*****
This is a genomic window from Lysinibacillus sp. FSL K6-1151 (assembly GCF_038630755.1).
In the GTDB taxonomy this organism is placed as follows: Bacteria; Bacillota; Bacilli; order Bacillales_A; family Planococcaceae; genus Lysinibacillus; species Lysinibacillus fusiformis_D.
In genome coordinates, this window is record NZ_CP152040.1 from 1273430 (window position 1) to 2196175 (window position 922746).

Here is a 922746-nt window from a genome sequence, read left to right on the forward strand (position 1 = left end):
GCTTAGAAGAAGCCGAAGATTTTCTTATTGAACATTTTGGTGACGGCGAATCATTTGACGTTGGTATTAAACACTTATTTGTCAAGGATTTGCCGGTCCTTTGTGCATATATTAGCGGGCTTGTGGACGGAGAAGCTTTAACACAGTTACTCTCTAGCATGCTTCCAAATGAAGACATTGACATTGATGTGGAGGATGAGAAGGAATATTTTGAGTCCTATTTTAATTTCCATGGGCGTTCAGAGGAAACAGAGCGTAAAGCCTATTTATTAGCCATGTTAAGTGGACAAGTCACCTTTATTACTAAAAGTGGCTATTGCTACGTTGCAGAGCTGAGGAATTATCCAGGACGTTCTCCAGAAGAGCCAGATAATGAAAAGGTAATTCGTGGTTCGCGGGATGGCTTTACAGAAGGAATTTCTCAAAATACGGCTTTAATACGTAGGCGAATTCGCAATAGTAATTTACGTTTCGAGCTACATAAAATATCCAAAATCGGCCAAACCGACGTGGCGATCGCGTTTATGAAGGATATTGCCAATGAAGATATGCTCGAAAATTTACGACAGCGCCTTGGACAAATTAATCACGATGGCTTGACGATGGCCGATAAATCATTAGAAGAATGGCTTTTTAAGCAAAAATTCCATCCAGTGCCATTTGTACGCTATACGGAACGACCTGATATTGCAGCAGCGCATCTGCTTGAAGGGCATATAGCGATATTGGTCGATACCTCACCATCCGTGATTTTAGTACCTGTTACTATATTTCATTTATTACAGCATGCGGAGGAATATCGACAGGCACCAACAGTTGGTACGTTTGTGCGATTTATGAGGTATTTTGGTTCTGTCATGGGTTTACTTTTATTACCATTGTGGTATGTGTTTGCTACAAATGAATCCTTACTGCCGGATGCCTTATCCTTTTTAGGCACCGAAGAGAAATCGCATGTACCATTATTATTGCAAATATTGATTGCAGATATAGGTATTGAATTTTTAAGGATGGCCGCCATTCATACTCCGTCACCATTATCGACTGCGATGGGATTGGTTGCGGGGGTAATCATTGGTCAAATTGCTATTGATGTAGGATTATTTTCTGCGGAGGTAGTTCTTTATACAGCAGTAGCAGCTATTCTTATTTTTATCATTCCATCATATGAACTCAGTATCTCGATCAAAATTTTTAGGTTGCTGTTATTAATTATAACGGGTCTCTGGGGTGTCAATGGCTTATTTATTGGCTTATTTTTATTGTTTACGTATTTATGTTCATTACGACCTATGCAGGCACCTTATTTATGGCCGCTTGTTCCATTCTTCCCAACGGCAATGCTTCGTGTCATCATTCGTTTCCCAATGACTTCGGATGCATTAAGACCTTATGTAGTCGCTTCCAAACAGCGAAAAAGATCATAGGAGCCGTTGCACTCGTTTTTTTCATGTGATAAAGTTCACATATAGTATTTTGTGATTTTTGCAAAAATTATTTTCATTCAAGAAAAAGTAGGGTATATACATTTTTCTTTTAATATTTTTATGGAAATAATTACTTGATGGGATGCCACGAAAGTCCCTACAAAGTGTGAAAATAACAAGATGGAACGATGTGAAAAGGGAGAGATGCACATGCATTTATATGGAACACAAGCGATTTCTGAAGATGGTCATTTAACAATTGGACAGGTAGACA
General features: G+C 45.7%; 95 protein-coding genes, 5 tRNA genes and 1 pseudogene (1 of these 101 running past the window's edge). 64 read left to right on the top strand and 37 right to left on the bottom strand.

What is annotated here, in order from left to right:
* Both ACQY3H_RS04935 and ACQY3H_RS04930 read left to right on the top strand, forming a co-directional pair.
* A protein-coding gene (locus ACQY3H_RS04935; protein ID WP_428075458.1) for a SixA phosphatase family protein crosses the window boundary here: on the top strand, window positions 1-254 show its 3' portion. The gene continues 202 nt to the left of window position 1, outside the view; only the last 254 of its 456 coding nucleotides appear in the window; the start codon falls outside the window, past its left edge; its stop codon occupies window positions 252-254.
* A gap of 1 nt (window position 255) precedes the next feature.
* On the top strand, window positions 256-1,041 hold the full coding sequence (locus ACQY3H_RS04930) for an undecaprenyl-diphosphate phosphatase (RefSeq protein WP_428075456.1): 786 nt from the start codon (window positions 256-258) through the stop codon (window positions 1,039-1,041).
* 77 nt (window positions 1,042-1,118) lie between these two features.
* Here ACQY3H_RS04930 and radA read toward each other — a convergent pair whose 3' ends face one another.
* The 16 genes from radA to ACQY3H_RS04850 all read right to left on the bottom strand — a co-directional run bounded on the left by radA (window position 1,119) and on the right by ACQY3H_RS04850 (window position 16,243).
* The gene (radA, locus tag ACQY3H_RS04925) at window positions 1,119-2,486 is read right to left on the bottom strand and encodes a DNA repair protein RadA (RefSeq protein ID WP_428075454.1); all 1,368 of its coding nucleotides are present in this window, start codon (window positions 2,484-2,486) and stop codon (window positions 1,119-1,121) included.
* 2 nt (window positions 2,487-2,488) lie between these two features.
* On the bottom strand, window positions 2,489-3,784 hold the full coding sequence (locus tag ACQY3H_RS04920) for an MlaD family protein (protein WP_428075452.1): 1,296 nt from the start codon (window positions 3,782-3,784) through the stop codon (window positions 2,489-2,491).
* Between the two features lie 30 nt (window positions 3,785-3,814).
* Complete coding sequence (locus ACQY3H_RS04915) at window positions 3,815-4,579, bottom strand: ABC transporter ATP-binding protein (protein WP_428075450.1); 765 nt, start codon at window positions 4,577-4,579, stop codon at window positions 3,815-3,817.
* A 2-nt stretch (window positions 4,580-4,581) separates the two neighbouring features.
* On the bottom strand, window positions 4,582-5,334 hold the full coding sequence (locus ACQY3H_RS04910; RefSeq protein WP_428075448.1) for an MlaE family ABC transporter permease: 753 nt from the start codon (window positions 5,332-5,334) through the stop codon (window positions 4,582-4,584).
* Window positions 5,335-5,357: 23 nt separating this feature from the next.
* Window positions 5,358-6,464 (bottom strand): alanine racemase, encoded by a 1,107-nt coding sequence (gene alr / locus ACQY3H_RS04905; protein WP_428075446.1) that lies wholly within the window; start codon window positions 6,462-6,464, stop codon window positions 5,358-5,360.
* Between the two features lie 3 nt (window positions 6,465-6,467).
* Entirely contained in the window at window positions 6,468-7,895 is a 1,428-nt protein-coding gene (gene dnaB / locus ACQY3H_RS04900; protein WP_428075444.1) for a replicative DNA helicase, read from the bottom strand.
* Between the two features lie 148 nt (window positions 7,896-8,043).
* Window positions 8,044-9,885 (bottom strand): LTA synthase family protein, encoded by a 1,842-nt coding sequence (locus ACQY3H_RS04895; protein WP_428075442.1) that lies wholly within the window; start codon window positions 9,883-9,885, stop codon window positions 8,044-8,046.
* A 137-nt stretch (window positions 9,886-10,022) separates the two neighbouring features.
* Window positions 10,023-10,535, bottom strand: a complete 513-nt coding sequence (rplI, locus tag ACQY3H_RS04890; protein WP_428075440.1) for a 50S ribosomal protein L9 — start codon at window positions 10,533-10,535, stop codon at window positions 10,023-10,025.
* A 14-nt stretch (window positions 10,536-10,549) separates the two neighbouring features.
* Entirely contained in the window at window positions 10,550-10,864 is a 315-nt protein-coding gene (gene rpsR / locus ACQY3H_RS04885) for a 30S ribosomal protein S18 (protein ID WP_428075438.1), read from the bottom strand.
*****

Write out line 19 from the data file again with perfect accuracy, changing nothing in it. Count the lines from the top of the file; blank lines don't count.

* Complete coding sequence (locus ACQY3H_RS04915) at window positions 3,815-4,579, bottom strand: ABC transporter ATP-binding protein (protein WP_428075450.1); 765 nt, start codon at window positions 4,577-4,579, stop codon at window positions 3,815-3,817.